Gear Stories With Sylvia Massy: Whole Lotta Theremin

Apr 27, 2010 2:49 PM, By Sylvia Massy

MUSIC TO MAKE THE DOGS HOWL

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How can you keep from smiling? It farts, groans, weedles and screams as it’s being played, with hands moving erratically around its metal antennae. I keep the crazy thing hidden in the equipment locker at the studio and only reveal its presence when I know we have lots of time to kill. That’s when I’ll pull out the Theremin. It’s always good for a laugh and maybe, just maybe, we’ll get a keeper track. For the most part, it is best as a bonding element and a great video opportunity that everyone can participate in as no one needs any particular advance training to play one. In the world of weird, obscure musical instruments, the Theremin is king.

The sound of the Theremin is unmistakable. Its otherworldly warbling tone is heard in many classic B-grade sci-fi flicks from the 1950s. As much as it is a novelty for us in recording sessions, the Theremin’s development and history are profound in the field of electronic music. In fact, you can consider this invention to be the original electronic instrument!

THE BEGINNINGS
Russian inventor and cellist Léon Theremin (originally known as Lev Termen) designed several early electronic instruments, microphones and video devices during his long life. He is best known as the inventor of the Theremin, which he patented in 1928. It is a device that generates an electronic tone; the frequency and volume are controlled by holding your hands close to (but not touching) antennae on the sides of the unit. The closer your hand is to the first antenna, the higher the pitch generated. The closer your hand is to the second antenna, the louder the tone gets. By wiggling your hand as you control the note, you can get a bowed vibrato tone that’s similar to a violin or cello, just a lot more alien-sounding—thus its popularity as the spooky sound featured in 1950s movie thrillers such as The Day the Earth Stood Still and The Thing (From Another Planet).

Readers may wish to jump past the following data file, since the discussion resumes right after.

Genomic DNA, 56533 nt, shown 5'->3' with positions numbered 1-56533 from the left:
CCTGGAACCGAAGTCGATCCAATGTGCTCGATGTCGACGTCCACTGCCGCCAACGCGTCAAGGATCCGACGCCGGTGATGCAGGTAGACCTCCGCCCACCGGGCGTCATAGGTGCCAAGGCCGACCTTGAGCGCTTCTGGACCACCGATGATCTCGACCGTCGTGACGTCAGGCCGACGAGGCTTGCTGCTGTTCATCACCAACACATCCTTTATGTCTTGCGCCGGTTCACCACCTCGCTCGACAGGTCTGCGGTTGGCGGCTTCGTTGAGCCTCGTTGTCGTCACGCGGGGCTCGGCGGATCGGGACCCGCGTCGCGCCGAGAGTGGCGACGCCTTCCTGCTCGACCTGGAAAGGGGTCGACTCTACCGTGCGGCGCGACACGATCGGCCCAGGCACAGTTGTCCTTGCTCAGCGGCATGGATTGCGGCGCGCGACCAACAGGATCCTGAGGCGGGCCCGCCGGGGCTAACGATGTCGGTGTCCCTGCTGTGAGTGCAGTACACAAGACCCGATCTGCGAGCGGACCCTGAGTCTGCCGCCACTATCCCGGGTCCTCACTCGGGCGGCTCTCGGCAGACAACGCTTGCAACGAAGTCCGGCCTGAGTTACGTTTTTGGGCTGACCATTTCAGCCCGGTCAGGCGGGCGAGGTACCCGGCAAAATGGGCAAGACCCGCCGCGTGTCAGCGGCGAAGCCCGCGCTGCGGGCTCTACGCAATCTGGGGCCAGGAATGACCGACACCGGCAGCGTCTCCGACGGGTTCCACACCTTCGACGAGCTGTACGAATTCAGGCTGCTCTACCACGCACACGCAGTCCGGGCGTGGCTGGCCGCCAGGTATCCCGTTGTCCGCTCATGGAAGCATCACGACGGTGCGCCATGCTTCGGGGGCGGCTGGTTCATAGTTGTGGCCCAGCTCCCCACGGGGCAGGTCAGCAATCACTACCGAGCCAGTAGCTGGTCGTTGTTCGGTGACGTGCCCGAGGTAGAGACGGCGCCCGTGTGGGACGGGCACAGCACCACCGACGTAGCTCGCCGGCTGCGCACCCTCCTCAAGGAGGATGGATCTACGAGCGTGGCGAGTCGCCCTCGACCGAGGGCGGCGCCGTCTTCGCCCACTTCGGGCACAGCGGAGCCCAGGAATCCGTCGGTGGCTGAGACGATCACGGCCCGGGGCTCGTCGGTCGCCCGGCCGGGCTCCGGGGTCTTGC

Angelo Moore onstage with Fishbone, playing his psychedelic Etherwave Moog

Angelo Moore onstage with Fishbone, playing his psychedelic Etherwave Moog

In the world of rock music, the Theremin has been used in several classic recordings including Led Zeppelin’s “Whole Lotta Love” and the Beach Boys’ Pet Sounds. You’ll hear Jimmy Page wailing away on a Theremin in the film The Song Remains the Same. There are also several current masters of this instrument in rock music; one of the best I’ve recorded is Angelo Moore from the band Fishbone. He sometimes uses an older wooden vacuum tube model patched into an array of guitar pedals and a guitar amp to rev up its sound. His spastic, wild waving of hands while playing the Theremin just adds to the excitement of his live performances. Robert Wheeler from the band Pere Ubu and Dave Gibney from Los Angeles’ Chingalera are other great, but perhaps obscure, Thereminists.

Among many of his inventions, Theremin also developed the “rhythmicon,” which was the first drum machine, and the “terpsitone,” a device that translates a dancer’s movements into electronic musical notes. The terpsitone was seemingly a larger version of the Theremin, using a dancer’s entire body to play the thing instead of just the hands, and it was completely uncontrollable! Theremin’s inventions caused a sensation in the world of avant-garde music in the 1930s, when he became somewhat of a celebrity in America. He paid dearly for his ingenuity and his notoriety when he suddenly disappeared in the late ’30s; it was rumored that he was taken by the KGB to a Soviet work camp “laboratory” in Siberia. He was not to return to the U.S. for the next 30 years.






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